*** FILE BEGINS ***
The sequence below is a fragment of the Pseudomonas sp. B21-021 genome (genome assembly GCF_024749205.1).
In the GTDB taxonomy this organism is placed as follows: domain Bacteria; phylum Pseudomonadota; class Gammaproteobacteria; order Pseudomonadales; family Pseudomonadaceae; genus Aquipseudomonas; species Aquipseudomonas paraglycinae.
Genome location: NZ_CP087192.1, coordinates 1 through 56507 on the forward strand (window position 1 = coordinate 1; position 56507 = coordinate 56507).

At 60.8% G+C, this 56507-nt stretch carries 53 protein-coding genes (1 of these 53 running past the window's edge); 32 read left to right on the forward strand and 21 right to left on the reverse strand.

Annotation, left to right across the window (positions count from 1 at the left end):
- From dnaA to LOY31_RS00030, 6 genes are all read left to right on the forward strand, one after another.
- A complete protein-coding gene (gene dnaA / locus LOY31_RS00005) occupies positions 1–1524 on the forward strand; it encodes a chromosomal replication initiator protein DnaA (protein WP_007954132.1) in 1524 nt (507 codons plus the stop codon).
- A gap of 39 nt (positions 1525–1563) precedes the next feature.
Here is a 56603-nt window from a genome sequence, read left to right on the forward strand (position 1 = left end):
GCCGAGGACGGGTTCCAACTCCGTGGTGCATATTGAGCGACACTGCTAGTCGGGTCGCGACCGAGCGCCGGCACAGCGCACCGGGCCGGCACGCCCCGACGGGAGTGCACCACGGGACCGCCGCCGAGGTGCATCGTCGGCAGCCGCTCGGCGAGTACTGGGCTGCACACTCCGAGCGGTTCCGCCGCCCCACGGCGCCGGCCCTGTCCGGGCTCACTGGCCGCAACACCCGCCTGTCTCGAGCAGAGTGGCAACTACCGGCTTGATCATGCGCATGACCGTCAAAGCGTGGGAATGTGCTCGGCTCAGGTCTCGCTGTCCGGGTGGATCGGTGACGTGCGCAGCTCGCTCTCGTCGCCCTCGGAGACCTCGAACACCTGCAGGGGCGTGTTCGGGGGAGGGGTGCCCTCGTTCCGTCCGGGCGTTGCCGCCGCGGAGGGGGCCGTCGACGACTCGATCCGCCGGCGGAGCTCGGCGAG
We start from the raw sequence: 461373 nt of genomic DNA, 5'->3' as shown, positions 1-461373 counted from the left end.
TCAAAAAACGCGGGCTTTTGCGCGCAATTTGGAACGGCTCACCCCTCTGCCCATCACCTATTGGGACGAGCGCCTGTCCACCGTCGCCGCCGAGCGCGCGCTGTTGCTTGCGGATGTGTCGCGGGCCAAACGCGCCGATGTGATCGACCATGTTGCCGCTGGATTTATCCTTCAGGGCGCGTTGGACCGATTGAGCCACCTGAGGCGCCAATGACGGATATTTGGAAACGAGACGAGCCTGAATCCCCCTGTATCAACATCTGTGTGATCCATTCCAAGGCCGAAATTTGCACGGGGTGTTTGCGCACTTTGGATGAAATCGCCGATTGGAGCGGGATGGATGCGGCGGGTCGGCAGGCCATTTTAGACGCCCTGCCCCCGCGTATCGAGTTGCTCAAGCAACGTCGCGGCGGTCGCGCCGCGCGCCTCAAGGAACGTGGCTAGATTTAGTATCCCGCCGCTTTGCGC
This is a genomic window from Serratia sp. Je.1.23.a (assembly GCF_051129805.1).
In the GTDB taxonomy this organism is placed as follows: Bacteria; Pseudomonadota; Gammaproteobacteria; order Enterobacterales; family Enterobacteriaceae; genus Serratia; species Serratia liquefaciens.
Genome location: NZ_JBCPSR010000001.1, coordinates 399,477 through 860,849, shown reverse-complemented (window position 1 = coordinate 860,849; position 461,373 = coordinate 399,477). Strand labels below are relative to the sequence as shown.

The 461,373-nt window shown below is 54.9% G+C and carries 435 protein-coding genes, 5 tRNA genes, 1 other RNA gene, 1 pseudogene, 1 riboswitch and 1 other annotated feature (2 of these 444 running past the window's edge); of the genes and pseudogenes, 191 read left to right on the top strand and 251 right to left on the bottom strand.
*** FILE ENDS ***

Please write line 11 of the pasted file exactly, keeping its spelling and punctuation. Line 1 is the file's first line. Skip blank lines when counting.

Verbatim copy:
We start from the raw sequence: 461373 nt of genomic DNA, 5'->3' as shown, positions 1-461373 counted from the left end.